Photographer: Jerome Favre/Bloomberg

Mass results continued improvement in Q1, VIP sector to decline – Brokerage

Brokerage Morgan Stanley estimates that while VIP results declined by 3 per cent in the first three months of this year from the previous quarter to about US$628 million, mass-market revenue has increased by 11 per cent sequentially to some US$2.3 billion.

Gross gaming revenue went up by 8 per cent quarter-to-quarter in the first quarter of this year to US$3 billion, with gaming operators informing Morgan Stanley analysts that the rise was mainly due to improvements in the mass segment.

‘Many companies have highlighted that growth was mainly driven by mass, especially premium mass and that VIP remained sluggish,’ the financial services company indicated in a report.

However, despite the recovery, Morgan Stanley estimates operators will report a corporate EBITDA of US$181 million for the January to March period, a 23 per cent drop from the previous quarter due to seasonal weaker retail, hotel and F&B revenues, plus higher operating expenses.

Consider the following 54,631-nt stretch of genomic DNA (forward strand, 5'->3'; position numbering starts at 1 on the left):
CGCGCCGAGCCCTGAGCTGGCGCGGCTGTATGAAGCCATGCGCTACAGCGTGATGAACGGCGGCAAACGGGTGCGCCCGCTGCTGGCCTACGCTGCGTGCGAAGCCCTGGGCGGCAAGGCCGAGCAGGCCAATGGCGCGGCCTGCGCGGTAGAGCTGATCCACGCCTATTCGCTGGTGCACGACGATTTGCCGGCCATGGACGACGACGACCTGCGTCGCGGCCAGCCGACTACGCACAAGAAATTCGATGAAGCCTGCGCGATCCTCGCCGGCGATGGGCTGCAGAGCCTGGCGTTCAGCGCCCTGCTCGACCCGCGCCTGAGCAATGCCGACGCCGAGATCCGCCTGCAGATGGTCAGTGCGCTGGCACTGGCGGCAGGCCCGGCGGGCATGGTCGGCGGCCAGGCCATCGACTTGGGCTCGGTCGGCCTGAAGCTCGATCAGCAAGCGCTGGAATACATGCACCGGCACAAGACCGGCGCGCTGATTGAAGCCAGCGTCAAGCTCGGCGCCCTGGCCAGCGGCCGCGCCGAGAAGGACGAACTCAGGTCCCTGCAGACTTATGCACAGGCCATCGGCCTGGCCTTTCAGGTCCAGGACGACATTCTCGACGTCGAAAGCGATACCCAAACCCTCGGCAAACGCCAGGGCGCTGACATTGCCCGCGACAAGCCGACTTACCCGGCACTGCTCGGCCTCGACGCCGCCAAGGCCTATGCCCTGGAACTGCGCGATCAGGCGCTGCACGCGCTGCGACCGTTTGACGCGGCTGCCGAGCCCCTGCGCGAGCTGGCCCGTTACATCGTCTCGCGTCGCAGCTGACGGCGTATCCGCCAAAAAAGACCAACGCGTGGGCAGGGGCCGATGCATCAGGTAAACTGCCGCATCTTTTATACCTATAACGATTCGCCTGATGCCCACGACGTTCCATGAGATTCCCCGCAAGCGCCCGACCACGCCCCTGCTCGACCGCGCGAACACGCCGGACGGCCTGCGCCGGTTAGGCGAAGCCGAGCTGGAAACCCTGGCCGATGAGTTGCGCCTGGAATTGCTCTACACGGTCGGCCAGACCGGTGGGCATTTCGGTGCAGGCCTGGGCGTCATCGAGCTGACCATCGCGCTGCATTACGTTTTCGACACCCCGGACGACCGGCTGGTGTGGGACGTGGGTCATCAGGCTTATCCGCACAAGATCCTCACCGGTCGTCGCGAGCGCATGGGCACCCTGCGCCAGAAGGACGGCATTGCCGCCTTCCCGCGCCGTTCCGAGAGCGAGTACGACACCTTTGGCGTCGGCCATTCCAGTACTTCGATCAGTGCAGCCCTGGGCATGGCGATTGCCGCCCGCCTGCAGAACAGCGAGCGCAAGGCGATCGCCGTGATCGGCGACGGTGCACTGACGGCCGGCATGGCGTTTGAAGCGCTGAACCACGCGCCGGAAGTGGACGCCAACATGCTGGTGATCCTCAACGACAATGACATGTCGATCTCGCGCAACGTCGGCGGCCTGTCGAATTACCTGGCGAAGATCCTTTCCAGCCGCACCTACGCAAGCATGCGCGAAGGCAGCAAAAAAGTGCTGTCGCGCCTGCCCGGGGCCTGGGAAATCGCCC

The brokerage estimates Melco Resorts will see the best improvement in property EBITDA for the first quarter in its local properties, a 15 per cent improvement to some US$44 million, followed by Sands China with an 8 per cent rise to some US$51 million, followed by Wynn Macau with a 2 per cent improvement to US$40 million in positive property results.

The same three gaming operators are expected to report the best improvement in mass and slot results, with Sands to see a 20 per cent rise in mass results (US$633 million, followed by Wynn with 13 per cent (US$317 million) and Melco Resorts with a 12 per cent improvement (US$393 million).

Meanwhile, SJM Holdings was expected to see the worst first-quarter EBITDA results, some HK$223 million (US$28.6 million) in property losses, making the group the only operator expected to remain in the red for the period.

Analysts have previously attributed the negative results reported by SJM on the group’s ongoing expenses to prepare the opening of its first Cotai property, Grand Lisboa Palace.